Extensive analysis of mosaicism in a case of Turner syndrome: The experience of 287 cytogenetic laboratories

Jonathan P. Park, Arthur R. Brothman, Merlin G. Butler, Linda D. Cooley, Gordon W. Dewald, Kurt F. Lundquist, Catherine G. Palmer, Shivanand R. Patil, Kathleen W. Rao, Irene A. Saikevych, Nancy R. Schneider, Gail H. Vance

Research output: Contribution to journalArticle

8 Scopus citations


Objective. - To assemble and interpret karyotype data provided as part of the College of American Pathologists/American College of Medical Genetics Cytogenetics Proficiency Testing Program. Data Sources, Extraction, and Synthesis. - The Cytogenetics Resource Committee requested data on all cells analyzed in a 1994 whole-blood specimen challenge. In that study, 287 participating laboratories analyzed a total of 14 297 cells derived from a sample drawn from an adult donor with Turner syndrome. This individual had previously been found to have mosaicism, including cell lines with X structural anomalies along with monosomy X, making this an excellent challenge for a multicenter cytogenetic survey. Results and Conclusions. - Analysis of the data from this extensive study revealed mosaicism of up to 10 different sex chromosome complements involving the X chromosome with and without a small ring X or a derivative X chromosome. In the routine cytogenetic analysis performed by the participating laboratories, cell lines observed, in decreasing order of prevalence, included 45,X (n = 8357 cells), 46,X,r(X) (n = 3597), 46,X,der(X)t(X;X) (n = 2237), 46,XX (n = 93), 47,X,r(X),r(X) (n = 5), 47,X,der (X)t(X;X),der(X)t(X;X) (n = 3), 47,XX,r(X) (n = 2), and one observation each of 47,XX,der(X)t(X;X), 47,X,der(X)t (X;X),r(X), and 47,XXX. Our molecular cytogenetic data, as well as detailed analysis of G-banded chromosomes, suggest the nomenclature for these 2 abnormal X chromosomes as r(X)(p11.3q21.3) and der(X)t(X;X)(p11.3;q21.3), and we discuss models for the concomitant formation of these 2 entities. Both the degree of analysis and the extensive mosaicism that was discovered in this study are exceptional, and similar reported cases as well as possible mechanisms for the observed X chromosome instability are reviewed.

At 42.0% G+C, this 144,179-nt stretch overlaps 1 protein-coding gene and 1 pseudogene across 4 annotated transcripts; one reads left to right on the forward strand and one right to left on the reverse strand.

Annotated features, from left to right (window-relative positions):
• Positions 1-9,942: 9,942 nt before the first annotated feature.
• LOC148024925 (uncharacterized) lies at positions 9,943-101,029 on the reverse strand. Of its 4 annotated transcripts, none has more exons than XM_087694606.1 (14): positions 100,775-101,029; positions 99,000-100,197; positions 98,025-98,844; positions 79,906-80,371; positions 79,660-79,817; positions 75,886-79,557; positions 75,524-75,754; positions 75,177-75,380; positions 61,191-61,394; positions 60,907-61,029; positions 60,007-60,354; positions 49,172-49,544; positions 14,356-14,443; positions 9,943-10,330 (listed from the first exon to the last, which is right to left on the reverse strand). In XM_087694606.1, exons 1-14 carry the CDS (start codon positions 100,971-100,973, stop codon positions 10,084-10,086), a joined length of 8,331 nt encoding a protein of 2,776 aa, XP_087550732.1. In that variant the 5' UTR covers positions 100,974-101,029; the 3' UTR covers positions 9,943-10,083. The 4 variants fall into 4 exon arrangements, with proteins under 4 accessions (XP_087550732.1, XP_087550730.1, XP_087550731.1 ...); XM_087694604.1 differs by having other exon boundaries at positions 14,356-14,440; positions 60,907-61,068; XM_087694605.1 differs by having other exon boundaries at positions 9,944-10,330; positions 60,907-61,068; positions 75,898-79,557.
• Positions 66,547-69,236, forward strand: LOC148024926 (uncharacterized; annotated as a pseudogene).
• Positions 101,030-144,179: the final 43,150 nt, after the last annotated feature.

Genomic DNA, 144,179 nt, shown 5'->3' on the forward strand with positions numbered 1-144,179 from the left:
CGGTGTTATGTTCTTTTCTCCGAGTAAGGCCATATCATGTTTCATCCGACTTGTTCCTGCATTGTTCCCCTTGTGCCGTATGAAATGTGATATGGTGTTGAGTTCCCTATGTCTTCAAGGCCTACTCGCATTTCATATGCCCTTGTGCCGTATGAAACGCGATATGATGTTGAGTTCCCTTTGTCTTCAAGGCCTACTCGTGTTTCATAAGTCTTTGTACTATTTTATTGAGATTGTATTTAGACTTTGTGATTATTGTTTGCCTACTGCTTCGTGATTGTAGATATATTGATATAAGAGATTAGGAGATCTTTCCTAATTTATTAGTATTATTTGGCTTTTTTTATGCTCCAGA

Original languageEnglish (US)
Pages (from-to)381-385
Number of pages5
JournalArchives of Pathology and Laboratory Medicine
Issue number5
StatePublished - May 18 1999

ASJC Scopus subject areas

  • Pathology and Forensic Medicine
  • Medical Laboratory Technology

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    Park, J. P., Brothman, A. R., Butler, M. G., Cooley, L. D., Dewald, G. W., Lundquist, K. F., Palmer, C. G., Patil, S. R., Rao, K. W., Saikevych, I. A., Schneider, N. R., & Vance, G. H. (1999). Extensive analysis of mosaicism in a case of Turner syndrome: The experience of 287 cytogenetic laboratories. Archives of Pathology and Laboratory Medicine, 123(5), 381-385.